Better, faster and, above all, increasingly automated – this is the vision for many sectors of industry, from the automotive sector to energy suppliers. One solution that is becoming more and more popular is artificial intelligence. We spoke to Bernd Schröder, software developer in the Physical Design Tools & Software group at Fraunhofer IZM, about the different applications of neural networks, how they learn, and what it is like to swim against the tide as a software professional at a hardware institute.
RealIZM: Fraunhofer IZM, Fraunhofer HHI, and 50Hertz are working on the inspection and maintenance systems of the future. Can you tell us more about this?
Bernd Schröder: In our research, we are contributing to optimizing the maintenance of electricity pylons and conductor cables. The issue here is that there is a risk of rust or structural damage to the cables, potentially leading to their collapse. Normally, these power poles are regularly inspected manually, that is, by trained staff driving or flying along the entire route. This is time consuming and expensive for the companies.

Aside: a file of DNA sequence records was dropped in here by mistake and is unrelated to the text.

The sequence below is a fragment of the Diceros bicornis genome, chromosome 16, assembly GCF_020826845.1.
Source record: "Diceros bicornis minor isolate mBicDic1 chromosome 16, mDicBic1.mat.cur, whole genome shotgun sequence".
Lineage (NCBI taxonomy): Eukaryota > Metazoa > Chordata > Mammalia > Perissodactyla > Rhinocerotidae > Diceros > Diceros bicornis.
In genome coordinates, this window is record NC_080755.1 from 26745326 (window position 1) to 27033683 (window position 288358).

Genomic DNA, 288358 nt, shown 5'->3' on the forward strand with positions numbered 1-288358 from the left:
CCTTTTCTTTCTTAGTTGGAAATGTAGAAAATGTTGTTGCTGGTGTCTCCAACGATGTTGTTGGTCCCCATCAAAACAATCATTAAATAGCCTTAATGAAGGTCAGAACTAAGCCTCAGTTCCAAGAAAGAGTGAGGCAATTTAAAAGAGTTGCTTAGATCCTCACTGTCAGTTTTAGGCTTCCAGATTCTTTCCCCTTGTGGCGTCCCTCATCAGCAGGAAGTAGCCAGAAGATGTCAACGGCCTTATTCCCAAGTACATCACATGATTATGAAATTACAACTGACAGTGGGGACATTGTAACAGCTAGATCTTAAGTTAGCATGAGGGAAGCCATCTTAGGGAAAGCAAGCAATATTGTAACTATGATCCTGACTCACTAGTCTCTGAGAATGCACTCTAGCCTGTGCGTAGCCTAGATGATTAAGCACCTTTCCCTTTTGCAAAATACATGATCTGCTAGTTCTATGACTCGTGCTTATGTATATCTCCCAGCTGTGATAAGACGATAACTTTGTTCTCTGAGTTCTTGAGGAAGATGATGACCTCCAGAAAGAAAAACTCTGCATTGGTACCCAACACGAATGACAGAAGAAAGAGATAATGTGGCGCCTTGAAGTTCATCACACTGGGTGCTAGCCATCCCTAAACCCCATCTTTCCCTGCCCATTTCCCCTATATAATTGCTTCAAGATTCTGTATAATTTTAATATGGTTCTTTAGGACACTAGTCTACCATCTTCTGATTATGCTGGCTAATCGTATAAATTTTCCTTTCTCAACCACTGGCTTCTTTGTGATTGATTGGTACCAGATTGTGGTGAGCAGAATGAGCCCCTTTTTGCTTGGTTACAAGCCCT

This is where our project CoDro, as a proof-of-concept, comes into the picture: We wanted to show that appropriately detailed photographs and an AI could help detect rust spots and alert the grid operators
This means that no one has to physically drive out into the field; instead, the entire process can take place from the comfort of your desk, working only with digital images.
RealIZM: What exactly did you do?
Bernd Schröder: Our project team (Fraunhofer HHI, Fraunhofer IZM, and 50Hertz) developed the software and the AI algorithm. That was not as trivial as it may seem, since the algorithm has to be able to precisely distinguish between, for example, rust and dirt.